Why Test Now?
There are network functions being virtualized from almost every vendor out there —- this usually falls under the Network Functions Virtualization (NFV) trend. It’s common to hear about virtual routers, load balancers, firewalls, and other services appliances, but it is still uncommon to see them in deployments. Why? Fear, uncertainty, and doubt (FUD) and vendor limited performance/features have a lot to do with it. How will the virtual firewall perform? How well does it match the data sheet numbers? Can a virtual load balancer handle the SSL offload required for a particular environment? What happens if more memory or CPU is added to the virtual appliance – does it help or hurt?
That all said, software appliances as well as hardware appliances aren’t going anywhere. They will each have their place in the network, but for the 1000s of small to mid-size environments out there, there is no reason that virtual appliances couldn’t be used. And for physical appliances, do you really want to over-provision? As bandwidth speeds are hitting high density 10G, 40G, and 100G on switching platforms, this is NOT the case on L4-7 appliances like FW & LB. If you try and match those speeds on L4-7 devices, you’ll need to spend millions of dollars. This is another reason testing totally makes sense nowadays.
How do you validate the L4-7 appliances?
Clearly, Spirent can be used to validate the performance of the appliances. If you want to deploy a virtual FW/LB, you can probably even use the 30 or 60 day trial version of that product to test with. It is worth noting Spirent has virtual appliances that can be used to test traffic rates up to 5Gps. Last time I checked, 5Gbps is still greater than most Internet circuits, thus these appliances can be used to potentially test load balancers and firewalls that will reside on the perimeter or within the data center of most Enterprises.
It’s the process, time, and effort that usually slows things down though. To do this (before the virtual Spirent appliances came out) in the past, you would have to rent/lease/buy physical appliances, get them racked and cabled, learn all about Spirent, and hope you are performing the right test. Let’s say all that happens to go smooth and shortly after, you make a change to your firewall and you no longer have the Spirent appliances. Do you re-validate the performance after the change (and assume the change won’t affect performance) or was the initial perf test just about seeing what the max throughput rates were on the appliance? While a one-time test is good, what could make it even better?
In reality, the best case scenario is an integrated workflow that includes an engineer pre-building config changes, having the changes be reviewed by others on the team and other cross-functional teams as needed, have the changes deployed in a pre-prod (or prod) environment, and following the changes, have unit tests performed that include both functional and performance tests. It’s this type of vision that Spirent shares, which is pure awesomeness. It’s rare to see any networking company advocate for or have a Continuous Integration (CI) strategy integrating with tools like GitHub, Gerrit, or Jenkins.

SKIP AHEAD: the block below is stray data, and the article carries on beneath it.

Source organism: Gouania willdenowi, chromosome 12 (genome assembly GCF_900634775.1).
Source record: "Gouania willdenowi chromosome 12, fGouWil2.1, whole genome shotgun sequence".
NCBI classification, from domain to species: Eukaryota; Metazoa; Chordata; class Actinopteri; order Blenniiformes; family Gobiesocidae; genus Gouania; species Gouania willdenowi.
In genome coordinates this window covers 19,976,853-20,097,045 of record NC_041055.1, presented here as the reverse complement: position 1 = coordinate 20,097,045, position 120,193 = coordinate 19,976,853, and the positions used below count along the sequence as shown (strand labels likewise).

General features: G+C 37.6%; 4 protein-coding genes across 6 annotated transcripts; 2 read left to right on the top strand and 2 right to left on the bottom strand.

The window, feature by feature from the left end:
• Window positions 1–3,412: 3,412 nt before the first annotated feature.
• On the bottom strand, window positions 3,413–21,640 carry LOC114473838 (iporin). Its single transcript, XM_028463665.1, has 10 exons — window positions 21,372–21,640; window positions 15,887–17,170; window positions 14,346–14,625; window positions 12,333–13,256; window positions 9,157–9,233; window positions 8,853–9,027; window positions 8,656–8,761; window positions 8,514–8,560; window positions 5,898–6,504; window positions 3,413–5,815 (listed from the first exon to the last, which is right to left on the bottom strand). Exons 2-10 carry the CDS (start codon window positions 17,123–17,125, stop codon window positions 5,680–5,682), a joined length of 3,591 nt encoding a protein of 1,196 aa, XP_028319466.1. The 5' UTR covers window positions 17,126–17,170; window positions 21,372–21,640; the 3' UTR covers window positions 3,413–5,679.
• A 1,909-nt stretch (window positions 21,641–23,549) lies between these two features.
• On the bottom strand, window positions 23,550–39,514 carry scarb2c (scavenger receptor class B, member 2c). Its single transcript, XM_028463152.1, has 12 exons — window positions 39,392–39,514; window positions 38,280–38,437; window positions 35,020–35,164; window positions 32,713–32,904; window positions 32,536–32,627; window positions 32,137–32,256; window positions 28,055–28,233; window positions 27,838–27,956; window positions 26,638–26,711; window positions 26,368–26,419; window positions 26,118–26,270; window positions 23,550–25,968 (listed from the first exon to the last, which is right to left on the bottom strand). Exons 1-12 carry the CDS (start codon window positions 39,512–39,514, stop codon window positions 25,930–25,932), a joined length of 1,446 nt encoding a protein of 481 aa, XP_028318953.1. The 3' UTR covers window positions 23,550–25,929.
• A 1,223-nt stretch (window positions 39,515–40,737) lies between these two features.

Spirent is not the norm here and are definitely showing thought leadership. Spirent has developed a Jenkins plug-in that will help to build the integration tests that need to happen after a given change, or code drop, to a git repository like GitHub. You don’t need Git integration to use what Spirent has developed, but it helps to give a good example for a complete workflow.
Note: I actually planned to do a short Continuous Integration (CI) post before this one, but that didn’t happen. Expect that to come soon and that may give more clarity on what’s possible with GitHub + Jenkins integration.
What does this mean?
You would build out the workflow and not have to spend countless hours performing the tests! Jenkins would kick off all required tests. Tests could include anything you’d like to verify/validate configs and features, etc., but using the Spirent Jenkins plug-in, it would communicate to the Spirent device(s) to perform the required performance tests. Again, this eliminates the need for a person to be running 10s and 100s of manual tests, which is just huge. As CI methodologies become more popular in the network space, we’ll be able to know exactly what to expect in terms of features and performance after each and every change, while ensuring the changes are successful and don’t break anything. Ideally, this gets done on the prod gear during the change window, but to get things started, there is no reason this can’t be done on lab kit especially if you’re testing virtual appliances!
It’s also worth noting Spirent has a virtual test center that customers can use as well to test particular configurations. For example, you can test Open vSwitch, VMware VSS/DVS, or whatever you’d like. If it’s software like a FW/LB, just upload and kickoff an automated test on their hardware. If you want to test on YOUR particular hardware, which is more in line with what I’d recommend, you can still use their Jenkins plugin to assist in building out a proper test methodology.
All of the sessions were recorded this week - feel free to check out the Spirent videos.
If you are interested in testing out virtual appliances, let me know. This is an area I may be launching a service offering around in the near future based on customer feedback.
Disclaimer: Spirent was a presenter at Networking Field Day 8. They did not ask for any consideration in the writing of this review nor were they promised any review. The conclusions and analysis contained in this post are mine and mine alone.